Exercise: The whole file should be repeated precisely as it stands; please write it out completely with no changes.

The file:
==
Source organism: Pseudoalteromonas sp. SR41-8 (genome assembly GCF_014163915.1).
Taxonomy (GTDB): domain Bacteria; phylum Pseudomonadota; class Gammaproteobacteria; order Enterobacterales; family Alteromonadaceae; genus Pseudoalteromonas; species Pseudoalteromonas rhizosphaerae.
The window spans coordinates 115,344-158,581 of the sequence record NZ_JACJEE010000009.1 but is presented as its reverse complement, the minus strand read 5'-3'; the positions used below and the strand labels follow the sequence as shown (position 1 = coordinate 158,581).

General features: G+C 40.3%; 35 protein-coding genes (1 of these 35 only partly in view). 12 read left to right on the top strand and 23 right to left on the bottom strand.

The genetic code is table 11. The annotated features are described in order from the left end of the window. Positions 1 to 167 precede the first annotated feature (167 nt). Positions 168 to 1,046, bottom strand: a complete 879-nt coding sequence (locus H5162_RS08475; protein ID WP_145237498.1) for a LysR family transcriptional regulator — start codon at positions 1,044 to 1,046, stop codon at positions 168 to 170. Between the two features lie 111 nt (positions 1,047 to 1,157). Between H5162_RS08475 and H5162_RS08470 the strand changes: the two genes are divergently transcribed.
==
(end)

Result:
Source organism: Pseudoalteromonas sp. SR41-8 (genome assembly GCF_014163915.1).
Taxonomy (GTDB): domain Bacteria; phylum Pseudomonadota; class Gammaproteobacteria; order Enterobacterales; family Alteromonadaceae; genus Pseudoalteromonas; species Pseudoalteromonas rhizosphaerae.
The window spans coordinates 115,344-158,581 of the sequence record NZ_JACJEE010000009.1 but is presented as its reverse complement, the minus strand read 5'-3'; the positions used below and the strand labels follow the sequence as shown (position 1 = coordinate 158,581).

General features: G+C 40.3%; 35 protein-coding genes (1 of these 35 only partly in view). 12 read left to right on the top strand and 23 right to left on the bottom strand.

The genetic code is table 11. The annotated features are described in order from the left end of the window. Positions 1 to 167 precede the first annotated feature (167 nt). Positions 168 to 1,046, bottom strand: a complete 879-nt coding sequence (locus H5162_RS08475; protein ID WP_145237498.1) for a LysR family transcriptional regulator — start codon at positions 1,044 to 1,046, stop codon at positions 168 to 170. Between the two features lie 111 nt (positions 1,047 to 1,157). Between H5162_RS08475 and H5162_RS08470 the strand changes: the two genes are divergently transcribed.